Charles G. Finney and the Civil War: How Evangelical Religion Affects American Politics

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This volume proposes the thesis that Charles Grandison Finney (1792-1825) left a legacy of progressive evangelical social engagement. Finney was perhaps the greatest revivalist of antebellum evangelical Protestantism. This monograph examines Finney's emergence as a charismatic revivalist, the conflict over his "new measures" of conducting revivals, the development of his views on social engagement, and the legacy he left for modern evangelicalism.


"... not only documents what happened during these tumultuous months and years surrounding the debates elicited by the Second Great Awakening, but also attempts to trace the trajectory of Finney's legacy vis-a-vis the evangelical movement of the twentieth and twenty-first centuries. ... although Newberg's historical argument linking Finney with the latter will have theological and normative appeal only for those on the one side of the present spectrum of disputes for the soul of the evangelical movement, perhaps this book will sustain two important sets of discussions going forward. First, millennial evangelicals and their friends can deepen the spiritual, religious, and theological commitments of their most cherished sociopolitical causes and so do in dialogue with their nineteenth century forebears who ideas, beliefs, and practices are now made available in a fresh way through the book you hold in your hands. On the other side, conservative Protestants who remain attracted to theocratically warranted political endeavors to retain and perpetuate America as a 'Christian nation' can also come to appreciate how such efforts are not necessarily evangelical, at least in the sense of the devotional pietism, religious revivalism, and a vision of social transformation nurtured through the means and methods of the Second Great Awakening and staunchly defended by Finney and his compatriots." Professor Amos Yong, Fuller Theological Seminary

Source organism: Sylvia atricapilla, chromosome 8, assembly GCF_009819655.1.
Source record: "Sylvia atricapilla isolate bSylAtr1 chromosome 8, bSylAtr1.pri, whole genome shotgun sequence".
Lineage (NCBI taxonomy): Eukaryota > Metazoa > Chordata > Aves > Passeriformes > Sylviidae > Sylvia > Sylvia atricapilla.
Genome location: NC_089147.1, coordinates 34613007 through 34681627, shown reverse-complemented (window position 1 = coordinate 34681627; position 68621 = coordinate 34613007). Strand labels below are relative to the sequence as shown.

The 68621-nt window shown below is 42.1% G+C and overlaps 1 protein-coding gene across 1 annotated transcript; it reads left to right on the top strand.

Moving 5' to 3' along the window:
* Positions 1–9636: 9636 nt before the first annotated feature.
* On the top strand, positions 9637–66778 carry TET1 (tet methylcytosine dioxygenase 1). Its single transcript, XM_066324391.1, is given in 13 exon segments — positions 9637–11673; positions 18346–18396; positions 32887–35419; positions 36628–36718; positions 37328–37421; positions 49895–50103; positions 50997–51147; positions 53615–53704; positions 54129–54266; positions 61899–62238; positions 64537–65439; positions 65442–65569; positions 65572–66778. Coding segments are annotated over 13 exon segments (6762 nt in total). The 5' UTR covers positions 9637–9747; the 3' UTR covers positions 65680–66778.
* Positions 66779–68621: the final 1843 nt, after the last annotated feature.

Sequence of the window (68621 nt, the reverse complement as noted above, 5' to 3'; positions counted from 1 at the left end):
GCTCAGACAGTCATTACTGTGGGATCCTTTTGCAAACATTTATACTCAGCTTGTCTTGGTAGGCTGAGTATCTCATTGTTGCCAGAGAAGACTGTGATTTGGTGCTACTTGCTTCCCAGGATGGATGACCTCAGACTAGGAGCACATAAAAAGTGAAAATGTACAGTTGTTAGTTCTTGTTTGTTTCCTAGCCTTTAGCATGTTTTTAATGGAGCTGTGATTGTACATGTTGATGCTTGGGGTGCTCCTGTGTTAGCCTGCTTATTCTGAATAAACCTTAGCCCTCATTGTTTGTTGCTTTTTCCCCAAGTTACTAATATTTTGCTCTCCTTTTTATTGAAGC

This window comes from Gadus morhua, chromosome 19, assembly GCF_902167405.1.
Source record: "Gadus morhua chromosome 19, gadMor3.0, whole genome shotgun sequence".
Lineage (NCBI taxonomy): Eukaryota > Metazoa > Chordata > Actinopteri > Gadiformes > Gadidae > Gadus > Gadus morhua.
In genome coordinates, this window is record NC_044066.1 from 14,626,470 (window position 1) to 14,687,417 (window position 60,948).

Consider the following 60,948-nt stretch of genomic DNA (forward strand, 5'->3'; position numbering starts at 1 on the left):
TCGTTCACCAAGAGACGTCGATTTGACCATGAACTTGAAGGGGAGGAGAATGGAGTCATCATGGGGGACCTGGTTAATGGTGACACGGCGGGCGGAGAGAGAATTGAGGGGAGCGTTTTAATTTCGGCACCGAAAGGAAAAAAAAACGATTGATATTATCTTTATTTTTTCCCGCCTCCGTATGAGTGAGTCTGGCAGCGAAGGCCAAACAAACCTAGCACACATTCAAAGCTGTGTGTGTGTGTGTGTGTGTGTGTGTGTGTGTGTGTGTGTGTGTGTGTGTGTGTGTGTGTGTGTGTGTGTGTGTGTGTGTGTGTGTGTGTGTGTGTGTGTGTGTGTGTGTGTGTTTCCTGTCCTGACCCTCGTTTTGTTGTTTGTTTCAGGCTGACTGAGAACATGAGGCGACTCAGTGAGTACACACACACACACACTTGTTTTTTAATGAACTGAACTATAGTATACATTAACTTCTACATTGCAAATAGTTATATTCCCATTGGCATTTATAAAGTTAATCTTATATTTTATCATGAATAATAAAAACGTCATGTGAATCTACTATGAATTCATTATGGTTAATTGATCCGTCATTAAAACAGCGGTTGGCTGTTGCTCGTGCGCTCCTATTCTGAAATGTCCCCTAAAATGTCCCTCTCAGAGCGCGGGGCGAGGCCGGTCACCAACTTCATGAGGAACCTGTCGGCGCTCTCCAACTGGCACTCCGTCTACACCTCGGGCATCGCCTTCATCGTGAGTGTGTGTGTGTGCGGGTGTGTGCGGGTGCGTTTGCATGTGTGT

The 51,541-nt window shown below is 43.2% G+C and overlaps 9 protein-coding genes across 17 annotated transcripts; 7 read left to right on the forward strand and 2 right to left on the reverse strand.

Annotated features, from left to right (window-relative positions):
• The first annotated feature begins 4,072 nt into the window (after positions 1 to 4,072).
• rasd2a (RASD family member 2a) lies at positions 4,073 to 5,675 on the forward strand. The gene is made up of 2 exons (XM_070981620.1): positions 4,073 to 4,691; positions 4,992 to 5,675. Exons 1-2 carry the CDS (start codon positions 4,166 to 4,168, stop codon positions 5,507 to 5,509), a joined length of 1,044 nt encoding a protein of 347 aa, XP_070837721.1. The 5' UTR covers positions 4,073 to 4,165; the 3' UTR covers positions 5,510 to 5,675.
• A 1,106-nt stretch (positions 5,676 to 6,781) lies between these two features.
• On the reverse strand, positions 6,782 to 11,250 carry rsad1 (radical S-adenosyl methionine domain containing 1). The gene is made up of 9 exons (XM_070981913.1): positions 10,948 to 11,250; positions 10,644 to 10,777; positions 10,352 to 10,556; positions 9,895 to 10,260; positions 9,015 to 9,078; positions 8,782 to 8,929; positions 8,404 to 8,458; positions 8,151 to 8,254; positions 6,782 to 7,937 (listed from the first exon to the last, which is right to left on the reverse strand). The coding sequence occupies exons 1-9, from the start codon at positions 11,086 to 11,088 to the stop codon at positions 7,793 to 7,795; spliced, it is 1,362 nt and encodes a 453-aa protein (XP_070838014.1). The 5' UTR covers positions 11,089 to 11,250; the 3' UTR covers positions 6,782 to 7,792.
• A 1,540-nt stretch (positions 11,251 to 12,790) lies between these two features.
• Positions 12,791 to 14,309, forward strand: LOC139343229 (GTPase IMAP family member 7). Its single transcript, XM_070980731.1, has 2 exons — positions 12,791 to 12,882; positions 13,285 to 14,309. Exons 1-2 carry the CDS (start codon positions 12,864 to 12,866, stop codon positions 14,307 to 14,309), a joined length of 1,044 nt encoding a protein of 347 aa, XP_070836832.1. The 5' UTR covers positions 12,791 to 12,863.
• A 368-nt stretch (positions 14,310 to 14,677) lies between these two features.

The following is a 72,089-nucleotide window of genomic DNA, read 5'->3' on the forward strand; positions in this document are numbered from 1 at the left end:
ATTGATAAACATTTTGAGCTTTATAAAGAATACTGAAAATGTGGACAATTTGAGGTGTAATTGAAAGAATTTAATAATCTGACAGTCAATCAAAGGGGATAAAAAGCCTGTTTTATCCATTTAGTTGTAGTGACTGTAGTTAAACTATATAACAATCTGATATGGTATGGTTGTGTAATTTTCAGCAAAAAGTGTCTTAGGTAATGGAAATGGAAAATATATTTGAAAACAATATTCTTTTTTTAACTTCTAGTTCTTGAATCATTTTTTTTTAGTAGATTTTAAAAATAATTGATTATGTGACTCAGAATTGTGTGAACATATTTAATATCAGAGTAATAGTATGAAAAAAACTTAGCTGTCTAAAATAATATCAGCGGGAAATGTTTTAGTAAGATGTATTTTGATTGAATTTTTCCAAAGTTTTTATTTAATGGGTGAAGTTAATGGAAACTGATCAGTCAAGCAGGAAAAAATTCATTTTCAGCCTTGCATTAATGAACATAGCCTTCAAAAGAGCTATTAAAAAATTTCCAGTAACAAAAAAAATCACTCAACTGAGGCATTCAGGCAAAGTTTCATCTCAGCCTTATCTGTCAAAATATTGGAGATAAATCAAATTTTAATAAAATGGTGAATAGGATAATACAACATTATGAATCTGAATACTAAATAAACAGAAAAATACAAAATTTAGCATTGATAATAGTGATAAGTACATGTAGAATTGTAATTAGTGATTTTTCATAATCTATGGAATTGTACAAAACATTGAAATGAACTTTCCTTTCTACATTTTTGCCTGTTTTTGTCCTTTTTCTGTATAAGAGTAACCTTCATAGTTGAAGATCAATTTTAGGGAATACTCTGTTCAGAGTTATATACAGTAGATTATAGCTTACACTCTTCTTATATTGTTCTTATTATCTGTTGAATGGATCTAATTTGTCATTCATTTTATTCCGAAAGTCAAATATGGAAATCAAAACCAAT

"Finally, it does not seem that Finney's actual goal was social reform alone, but his work to transform the world centered around his eschatology. His strong desire was to evangelize non-Christians so they could have eternal life, and he sought to enlist the converts to social reform so the world would be made ready for the return of Christ. Thus, the motivation for his emphasis on the benevolence was his eschatology. This thoroughly researched and meticulously documented book characterizes Finney as a benevolent reformer for that era." Professor Terry Minter, Southwestern Assemblies of God University

Table of Contents


Foreword by Amos Yong



Chapter 1: Introduction

Part One: Civil War in Zion

Chapter 2: Emergence of Finney

Chapter 3: New Measures Controversy

Chapter 4: East versus West

Chapter 5: Showdown at New Lebanon

Part Two: Development of Finney's Views on Social Engagement

Chapter 6: Reforming Church and Society

Chapter 7: Views on Social Engagement

Chapter 8: Assessment of Finney's Legacy

Chapter 9: Finney and Contemporary Evangelical Social Engagement

Chapter 10: Conclusion



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